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The Investing Checklist Of Legendary Growth Investor Phillip Fisher: Part 1

Many investors have heard of Warren Buffett, but perhaps less know is Phillip Fisher, and his rules on investing in the stock market. Fisher is one of the investment greats with a stellar track record of investing in well-managed, high-quality growth stocks for the long-term. In fact, Fisher is one of Buffett’s investing mentors.

Fisher’s most famous investment was that of Motorola – he bought the stock in 1955 and did not sell it for the remainder of his life (he passed away in 2004). In his book Common Stocks and Uncommon Profits, Fisher shared a checklist of 15 characteristics he looked out for when it comes to buying growth stocks. I want to discuss his checklist in a series of articles, and this article – Part 1 – shall look at the first three characteristics.

1. Does the company have the products or services with sufficient market potential to make possible a sizable increase in sales for at least several years?

Here, Fisher is asking the investor to study the company’s products or services and to assess if they have the potential to command a significant market share, or if they are groundbreaking enough to beat the competition such that customers will choose the company’s products over its competitors’.

Sales growth is one of the key attributes to look for when assessing a growth stock, as there is only so much a company can do to grow profits by cutting expenses. The key here is to assess if a company’s products have “market potential”, which translates to whether the company’s offering has a unique selling proposition compared to its competitors. Would the company’s product pipeline also be able to enable the company to grow its sales over time, or would price competition erode whatever margins or advantage the company has?

This is not an easy question to start off the checklist with, but is absolutely essential to tackle if the investor wants to find out if a company has revenue-growth potential over the medium-term.

2. Does the management have a determination to continue to develop products or processes that will still further increase total sales potentials when the growth potentials of currently attractive product lines have largely been exploited?

In this second point, Fisher is talking about a company’s Research and Development (R&D) efforts. For most manufacturing companies, part of their budget will flow into R&D spending in order to ensure that they can develop products and/or services which remain in demand, and to replace older products over time.

The way to measure this is to review the company’s R&D expenditure in relation to its revenue, and to compare this percentage across similar companies. Generally, larger and more established companies need to spend less on R&D as a percentage of their sales; this gives larger companies an edge as it allows them to remain competitive while still spending significant sums of money on R&D, but may stunt other smaller companies which may not have the financial muscle.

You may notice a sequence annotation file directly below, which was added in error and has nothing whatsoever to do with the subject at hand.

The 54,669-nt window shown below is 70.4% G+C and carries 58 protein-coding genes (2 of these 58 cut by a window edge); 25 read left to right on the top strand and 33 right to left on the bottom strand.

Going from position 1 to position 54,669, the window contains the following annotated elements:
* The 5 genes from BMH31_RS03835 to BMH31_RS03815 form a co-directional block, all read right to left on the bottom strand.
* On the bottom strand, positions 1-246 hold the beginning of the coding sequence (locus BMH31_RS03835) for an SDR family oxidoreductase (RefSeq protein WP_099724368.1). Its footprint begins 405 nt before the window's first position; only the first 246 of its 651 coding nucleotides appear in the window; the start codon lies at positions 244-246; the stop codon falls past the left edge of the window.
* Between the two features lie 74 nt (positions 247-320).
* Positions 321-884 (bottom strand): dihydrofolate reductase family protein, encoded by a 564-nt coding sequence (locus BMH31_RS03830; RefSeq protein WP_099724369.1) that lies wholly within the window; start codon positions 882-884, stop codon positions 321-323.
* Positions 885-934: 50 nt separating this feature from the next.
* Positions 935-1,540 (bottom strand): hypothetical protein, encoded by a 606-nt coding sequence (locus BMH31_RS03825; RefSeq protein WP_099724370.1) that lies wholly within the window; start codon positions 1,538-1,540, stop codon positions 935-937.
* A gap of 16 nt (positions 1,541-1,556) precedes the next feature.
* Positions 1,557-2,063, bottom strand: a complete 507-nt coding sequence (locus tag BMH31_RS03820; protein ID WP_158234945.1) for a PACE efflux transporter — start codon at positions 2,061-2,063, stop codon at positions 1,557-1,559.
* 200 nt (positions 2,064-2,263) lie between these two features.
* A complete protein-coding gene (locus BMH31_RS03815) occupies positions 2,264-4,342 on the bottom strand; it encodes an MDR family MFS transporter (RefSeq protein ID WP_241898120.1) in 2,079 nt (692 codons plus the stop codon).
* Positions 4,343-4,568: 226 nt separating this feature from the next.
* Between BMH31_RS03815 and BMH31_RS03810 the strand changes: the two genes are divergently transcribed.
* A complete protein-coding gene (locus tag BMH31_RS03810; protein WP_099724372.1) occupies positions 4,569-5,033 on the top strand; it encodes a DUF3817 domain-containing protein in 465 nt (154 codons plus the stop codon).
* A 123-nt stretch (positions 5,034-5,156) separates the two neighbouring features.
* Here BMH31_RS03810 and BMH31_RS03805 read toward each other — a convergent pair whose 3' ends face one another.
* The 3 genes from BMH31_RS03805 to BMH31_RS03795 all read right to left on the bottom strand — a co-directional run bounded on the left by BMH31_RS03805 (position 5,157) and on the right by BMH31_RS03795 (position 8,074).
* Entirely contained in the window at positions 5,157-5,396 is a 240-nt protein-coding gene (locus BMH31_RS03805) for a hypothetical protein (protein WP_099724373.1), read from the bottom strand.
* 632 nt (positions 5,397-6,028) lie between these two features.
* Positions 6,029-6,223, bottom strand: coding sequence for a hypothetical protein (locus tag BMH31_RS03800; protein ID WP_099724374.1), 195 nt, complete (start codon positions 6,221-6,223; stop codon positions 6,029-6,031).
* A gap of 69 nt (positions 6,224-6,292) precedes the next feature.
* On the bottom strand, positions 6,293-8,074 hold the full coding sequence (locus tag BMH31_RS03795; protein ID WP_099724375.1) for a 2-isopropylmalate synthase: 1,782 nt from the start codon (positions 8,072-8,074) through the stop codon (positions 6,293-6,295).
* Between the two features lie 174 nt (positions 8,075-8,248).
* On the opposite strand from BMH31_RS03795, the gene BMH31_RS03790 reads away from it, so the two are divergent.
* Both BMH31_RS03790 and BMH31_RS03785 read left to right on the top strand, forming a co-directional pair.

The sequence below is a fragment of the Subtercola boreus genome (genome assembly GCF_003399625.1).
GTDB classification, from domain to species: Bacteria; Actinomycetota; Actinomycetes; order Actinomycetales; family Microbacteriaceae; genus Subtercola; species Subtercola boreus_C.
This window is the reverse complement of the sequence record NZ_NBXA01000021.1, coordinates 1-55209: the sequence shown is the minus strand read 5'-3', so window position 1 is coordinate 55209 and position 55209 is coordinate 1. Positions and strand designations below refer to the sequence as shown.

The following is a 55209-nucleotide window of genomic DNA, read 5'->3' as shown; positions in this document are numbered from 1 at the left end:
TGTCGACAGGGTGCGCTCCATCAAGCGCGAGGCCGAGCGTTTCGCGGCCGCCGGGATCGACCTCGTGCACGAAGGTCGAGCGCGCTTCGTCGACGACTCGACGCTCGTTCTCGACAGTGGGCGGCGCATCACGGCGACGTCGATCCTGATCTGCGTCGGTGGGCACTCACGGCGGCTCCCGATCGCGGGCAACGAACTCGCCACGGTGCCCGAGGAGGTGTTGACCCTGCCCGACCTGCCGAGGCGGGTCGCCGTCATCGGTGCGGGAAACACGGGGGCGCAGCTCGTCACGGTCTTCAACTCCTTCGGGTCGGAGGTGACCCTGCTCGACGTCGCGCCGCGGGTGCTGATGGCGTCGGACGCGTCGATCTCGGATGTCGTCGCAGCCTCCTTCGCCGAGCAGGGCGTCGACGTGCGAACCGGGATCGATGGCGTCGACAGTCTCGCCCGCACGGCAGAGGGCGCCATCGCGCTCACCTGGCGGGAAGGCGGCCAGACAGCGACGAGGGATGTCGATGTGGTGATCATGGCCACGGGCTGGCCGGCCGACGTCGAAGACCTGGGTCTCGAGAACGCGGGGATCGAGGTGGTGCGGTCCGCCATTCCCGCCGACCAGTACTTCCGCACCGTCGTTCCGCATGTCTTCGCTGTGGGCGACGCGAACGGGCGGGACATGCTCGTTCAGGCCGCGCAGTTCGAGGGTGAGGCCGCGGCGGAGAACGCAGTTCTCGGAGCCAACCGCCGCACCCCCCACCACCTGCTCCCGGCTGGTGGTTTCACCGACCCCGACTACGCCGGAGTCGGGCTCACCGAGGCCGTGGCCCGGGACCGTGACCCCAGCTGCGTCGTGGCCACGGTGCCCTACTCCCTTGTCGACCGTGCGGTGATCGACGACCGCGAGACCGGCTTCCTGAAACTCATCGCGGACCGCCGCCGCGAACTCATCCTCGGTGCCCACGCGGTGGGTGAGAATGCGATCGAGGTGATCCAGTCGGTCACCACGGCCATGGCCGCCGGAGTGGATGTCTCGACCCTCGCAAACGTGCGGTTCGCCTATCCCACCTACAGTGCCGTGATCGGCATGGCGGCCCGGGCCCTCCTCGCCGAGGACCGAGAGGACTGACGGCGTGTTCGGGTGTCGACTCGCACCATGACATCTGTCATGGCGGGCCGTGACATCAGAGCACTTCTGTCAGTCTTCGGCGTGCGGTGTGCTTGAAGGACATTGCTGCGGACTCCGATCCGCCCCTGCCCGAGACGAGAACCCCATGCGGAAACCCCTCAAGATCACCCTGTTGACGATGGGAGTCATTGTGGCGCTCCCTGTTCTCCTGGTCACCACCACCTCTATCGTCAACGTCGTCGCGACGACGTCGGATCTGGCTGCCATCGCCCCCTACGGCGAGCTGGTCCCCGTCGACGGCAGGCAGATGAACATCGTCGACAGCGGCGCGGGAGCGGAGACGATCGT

Next is to assess if the new products which a company is developing have good sales potential when compared to existing products. The company will usually articulate this in its Management Discussion And Analysis (MD&A) section on the progress being made with new product development, and the market potential for these new products, as well as the timeline for completion and sampling/testing (if applicable). Investors can delve into these facts to get a clearer picture of how the company will fare in the future by looking at its R&D expenditure, product pipeline, and planned marketing strategies for these new products.

3. How effective are the company’s research and development efforts in relation to its size?

This follows-up from Point 2 and looks into the effectiveness of a company’s R&D efforts. The best way to measure this is to look at sales growth over the years and compare it against the R&D expense as a percentage of revenue. Do this for the company’s peers as well to get a clear picture of whether the company is efficient or inefficient.

For example, Company A may be spending just 3% of its revenue to enjoy 10% sales growth, while Company B may also be enjoying 10% sales growth but has to spend 10% of its revenue on R&D. Of course, another factor to consider is the absolute sales generated by each company, as companies with a larger sales base generally find it tougher to grow in percentage terms.

A second example would be Company C and D both spending 3% of their revenues, but Company C enjoys a strong 15% rise in revenue while Company D actually sees a decline of 5% in its revenue the following year. From this, we can conclude that, all factors being equal, Company C’s R&D efforts bore more fruit than those of Company D.

Part 2 of my series shall look at the next 3 points within Fisher’s 15-point checklist. Stay tuned! [Editor’s note: Parts 2, 3 and 4 have been published. They can be found herehere, and here.]

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The information provided is for general information purposes only and is not intended to be personalised investment or financial advice.